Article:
Paul Bradbury of Detroit vs. Mickey
McIntyre of Deckerville in a return
bout. Bradbury holds a close de-
cision over McIntyre, which he gained
last winter.
All tickets, general admission and
reserved, are 50 cents. Reserved
seats are on sale at theArmory, the
Orient, United Cigar Store, City Cigar
Store, and the Cut Rate Cigar Store.
At All Dealers
J. J. O'KANE, Dist. Dial 3500
Staeb & Day
The sentiment from you-
Nothing could please him
A Gift such as Silk or
% Wool TIES - Broadcloth or
I Silk PAJAMAS - Silk or
g Flannel ROBES - SHIRTS, .
4 attached or detached collar
i or Wool HOSE - Initial or
Silk of Wool SCARFS -
( and Wool Knit or Leather
BELTS, etc., etc.
e Come in, and look around- Z
a pleasure to show you-

contests Cappon will begin drilling for
the Conference opener against In-
diana Jan. 6.
The first string quintet was forced
to come from behind to defeat the
reserves in yesterday's scrimmage
running up 29 points to 20 in 40-



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have shown that

the cost of poor lighting

is enormous

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In city after city, statistics prove that when highway lighting is improved, accidents de-
crease enormously. And experts have estima',ed that we probably spend close to a billion
dollars a year for accidents that could have been prevented with better seeing conditions.
Suppose you drive an automobile for fifty miles on a bright, sunny day over a straight
piece of road. At the end of the ride you notice no particular exhaustion. Then take the
same automobile, the same road, and make the same drive
at night - in a fog. After fifty miles of this you know
you have been doing some work. But the only difference
has been the lighting. You have gripped that wheel,
tensed your muscles, strained your whole body, not doing
any particular work, but using up a terrific amount of

, ' I s

Ti~e him

i an

farrow Qknot!

.$; i
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' .".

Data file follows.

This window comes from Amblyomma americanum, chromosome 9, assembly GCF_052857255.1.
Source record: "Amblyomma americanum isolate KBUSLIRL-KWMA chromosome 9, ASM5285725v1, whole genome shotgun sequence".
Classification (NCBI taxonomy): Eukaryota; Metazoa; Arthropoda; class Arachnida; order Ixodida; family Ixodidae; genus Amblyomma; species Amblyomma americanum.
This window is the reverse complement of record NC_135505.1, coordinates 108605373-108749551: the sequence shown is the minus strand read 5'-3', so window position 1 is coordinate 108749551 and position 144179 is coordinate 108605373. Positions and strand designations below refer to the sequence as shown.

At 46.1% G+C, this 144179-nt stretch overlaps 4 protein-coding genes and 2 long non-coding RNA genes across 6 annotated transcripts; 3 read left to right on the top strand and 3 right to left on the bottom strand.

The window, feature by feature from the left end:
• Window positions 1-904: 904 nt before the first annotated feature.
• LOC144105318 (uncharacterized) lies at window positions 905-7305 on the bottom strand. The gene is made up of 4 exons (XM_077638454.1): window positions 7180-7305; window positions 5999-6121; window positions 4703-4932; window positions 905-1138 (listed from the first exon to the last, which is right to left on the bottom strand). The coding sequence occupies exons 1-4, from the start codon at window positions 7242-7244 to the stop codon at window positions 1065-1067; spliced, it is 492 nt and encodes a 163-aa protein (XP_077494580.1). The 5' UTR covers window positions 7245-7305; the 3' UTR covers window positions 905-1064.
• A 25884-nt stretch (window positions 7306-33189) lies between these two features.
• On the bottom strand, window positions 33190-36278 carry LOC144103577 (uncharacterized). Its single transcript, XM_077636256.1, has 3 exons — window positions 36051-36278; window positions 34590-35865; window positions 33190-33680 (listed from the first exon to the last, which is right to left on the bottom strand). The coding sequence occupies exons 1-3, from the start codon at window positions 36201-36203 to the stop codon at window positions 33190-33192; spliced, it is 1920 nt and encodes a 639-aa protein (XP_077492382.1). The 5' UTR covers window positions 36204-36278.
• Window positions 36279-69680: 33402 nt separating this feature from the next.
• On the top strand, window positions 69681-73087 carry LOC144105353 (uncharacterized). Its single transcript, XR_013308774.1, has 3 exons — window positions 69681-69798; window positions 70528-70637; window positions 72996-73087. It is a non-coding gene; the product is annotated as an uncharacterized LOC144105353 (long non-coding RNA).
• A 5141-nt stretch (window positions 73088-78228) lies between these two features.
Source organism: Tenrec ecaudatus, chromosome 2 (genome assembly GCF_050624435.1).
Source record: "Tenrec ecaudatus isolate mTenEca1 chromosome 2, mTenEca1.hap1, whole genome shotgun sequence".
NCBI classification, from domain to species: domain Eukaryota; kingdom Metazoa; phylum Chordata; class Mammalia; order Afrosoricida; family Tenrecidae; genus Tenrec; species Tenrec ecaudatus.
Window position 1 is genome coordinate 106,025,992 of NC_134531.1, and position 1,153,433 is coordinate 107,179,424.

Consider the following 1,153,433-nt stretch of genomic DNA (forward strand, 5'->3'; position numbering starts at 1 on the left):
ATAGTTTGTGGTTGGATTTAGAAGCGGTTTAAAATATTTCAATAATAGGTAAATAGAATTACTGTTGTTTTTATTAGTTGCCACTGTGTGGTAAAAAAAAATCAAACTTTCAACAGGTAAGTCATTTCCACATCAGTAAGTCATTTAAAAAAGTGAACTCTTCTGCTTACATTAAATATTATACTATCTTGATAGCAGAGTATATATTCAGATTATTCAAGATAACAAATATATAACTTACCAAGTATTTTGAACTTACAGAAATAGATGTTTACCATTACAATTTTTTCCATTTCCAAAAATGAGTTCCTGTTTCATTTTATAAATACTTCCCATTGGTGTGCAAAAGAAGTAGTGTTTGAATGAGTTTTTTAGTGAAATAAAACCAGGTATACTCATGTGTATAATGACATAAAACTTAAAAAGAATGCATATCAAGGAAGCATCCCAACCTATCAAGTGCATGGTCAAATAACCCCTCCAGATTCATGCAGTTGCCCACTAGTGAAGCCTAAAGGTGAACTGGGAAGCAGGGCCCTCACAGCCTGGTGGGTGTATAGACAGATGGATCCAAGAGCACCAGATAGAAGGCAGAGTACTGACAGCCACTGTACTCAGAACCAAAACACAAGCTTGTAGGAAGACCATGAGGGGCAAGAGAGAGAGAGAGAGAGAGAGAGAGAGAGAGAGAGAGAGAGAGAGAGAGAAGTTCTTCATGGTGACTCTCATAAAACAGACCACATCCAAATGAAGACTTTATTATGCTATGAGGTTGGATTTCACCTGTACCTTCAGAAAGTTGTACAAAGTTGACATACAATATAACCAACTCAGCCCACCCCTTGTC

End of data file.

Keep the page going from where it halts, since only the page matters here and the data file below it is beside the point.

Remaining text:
PIES 25c

nervous energy in trying to see.

losses, too


Noneed to worry about that
Beau Brumnmel on your
Holiday list. Give him an Arrow
tie-and watch his eyes sparkle!
Arrow ties are right-styled
with the infallible Arrow touch.
And-their construction is re-
silient and durable.
Come in and see our wide
range of patterns and colors.

Many people suffer from nervous heada ches, extreme fatigue and digestive disturbances
due primarily to eyestrain.
You, yourself, probably know of some children in your school who lagged in their
studies and had to repeat the work of a whole grade because of faulty seeing. Science now
tells us that the number of children who do this is very
large. We also know from actual tests made in classrooms
that when good lighting replaces inadequate light and'.0
improper lighting, the rate of failures decreases a great
deal. In fact, the cost of improved lighting is very much
less than the cost of having a school boy or girl repeat a
A great deal of valuable time is lost in big factories and offices because people working in
those places don't see well, or because they don't have enough light. Often valuable goods
and manufactured products are spoiled when they are made in poor light. And often, too,
the workers in factories and offices lose their jobs because they work in poor light and can't
see what they are doing as well as they should. Good lighting, and a yearly eye examination,
will preserve precious eyesight.
The Detroit Edison Company will gladly tell you more about light and seeing, and help
you get adequate light in your home. Telephone The Detroit Edison Company and ask us